A driving force behind the establishment of public schools in America was to cultivate civic values in students.

As Horace Mann, the father of the Common School, wrote, “A republican form of government, without intelligence in the people, must be, on a vast scale, what a mad-house, without superintendent or keepers, would be, on a small one.”

The results from the 2018 National Assessment of Educational Progress showed that there is significant room for improvement in U.S. public schools. The test results showed eighth-grade students’ knowledge of history, geography, and civics did not show improvement from the 2014 results.

In fact, history scores dropped 4 percentage points since 2014 for eighth graders—a significant decline. Similarly, eighth graders’ scores in geography were significantly lower than 2014, but are not significantly different than scores in 1994. Civics scores also dropped, but not significantly.

Overall, a quarter or more of eighth graders scored below “basic” in history, geography, and civics.

“In the real world, this means students don’t know what the Lincoln-Douglas debates were about, nor can they discuss the significance of the Bill of Rights, or point out basic locations on a map. [Only] 15% of them have a reasonable knowledge of U.S. history,” Secretary of Education Betsy DeVos said, summarizing the results.

Robert Pondiscio says civics scores are lower because of an overemphasis on “action civics” in the classroom.

“’Action civics’ by definition focuses students’ attention on the bad and the broken, not on gratitude for what is good and what works. The omission is as harmful to citizen-making as the lack of common content is to basic literacy,” Pondiscio wrote in The Heritage Foundation’s book “The Not-So-Great Society,” published last year.

Families have grown frustrated with the current state of history, geography, and civics education in public schools and have turned to alternative options, such as charter schools like Great Hearts, an Arizona-based classical charter school network.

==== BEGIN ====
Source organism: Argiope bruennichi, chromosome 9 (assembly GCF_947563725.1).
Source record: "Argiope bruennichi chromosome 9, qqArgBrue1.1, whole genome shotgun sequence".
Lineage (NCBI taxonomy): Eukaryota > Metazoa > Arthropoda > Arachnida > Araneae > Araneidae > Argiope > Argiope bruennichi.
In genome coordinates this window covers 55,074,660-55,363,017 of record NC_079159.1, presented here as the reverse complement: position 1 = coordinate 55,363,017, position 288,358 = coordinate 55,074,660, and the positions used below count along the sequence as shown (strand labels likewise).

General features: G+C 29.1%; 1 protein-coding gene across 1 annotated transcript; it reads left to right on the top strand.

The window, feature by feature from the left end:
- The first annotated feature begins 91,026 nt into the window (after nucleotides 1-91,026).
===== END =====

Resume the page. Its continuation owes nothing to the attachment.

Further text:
Charter schools are held accountable by families and have greater curricular autonomy than their district school peers. Great Hearts distinguishes itself by providing students with an encounter with the Great Books.

Robert Jackson, the chief academic officer of Great Hearts America, wrote in “The Not-So-Great Society,” “[Classical education] aims to provide a formative, inspiring encounter with the best recorded thoughts in history … , from which students can develop their own thoughts, abilities, and values, in preparation for their full participation in society—as members of families, neighborhoods, religious organizations, schools, businesses, and other civic and political institutions.”

In class, Great Hearts middle school students participate in roundtable discussions of classic texts, such as “To Kill a Mockingbird,” “Lord of the Flies,” and Shakespeare’s “Julius Caesar.” By engaging in discussions of great works of literature, teachers hope students glean insights into human nature and cultivate good character.

The importance of Great Hearts’ emphasis on civics, reading, and Socratic discussion in the classroom likely contributes to the network’s civics success. The Nation’s Report Card history scores among students nationwide correspond with low reading scores among eighth graders.

Lower reading comprehension and a poor grasp of history have far-reaching societal implications. In fact, Adam Garfinkle, a founding editor at The American Interest, argues that the ability to read well is fundamentally linked to understanding history and good governance.

“The rewards of deep reading are cumulative over time, therefore, not only in the individual, but also in society. Deep literacy marks the birth of useful abstractions bearing profound implications for moral reasoning. As Hermann Hesse pointed out, ‘[w]ithout words, without writing, and without books there would be no history,” and so “there could be no concept of humanity,’” Garfinkle wrote in National Affairs.

He articulates what many families already know: that reading and history are important to civic life and the American republic. Unfortunately, the recent national comparison shows that the current district education system is not preparing students well.

Education, especially reading and history, is an important component of American society, and expanding educational choice is one way to improve on present results.

Expanding the education marketplace and expanding access to that marketplace through school choice would mean that more children could attend classical schools like Great Hearts, where they are challenged to pursue their best selves and a better society.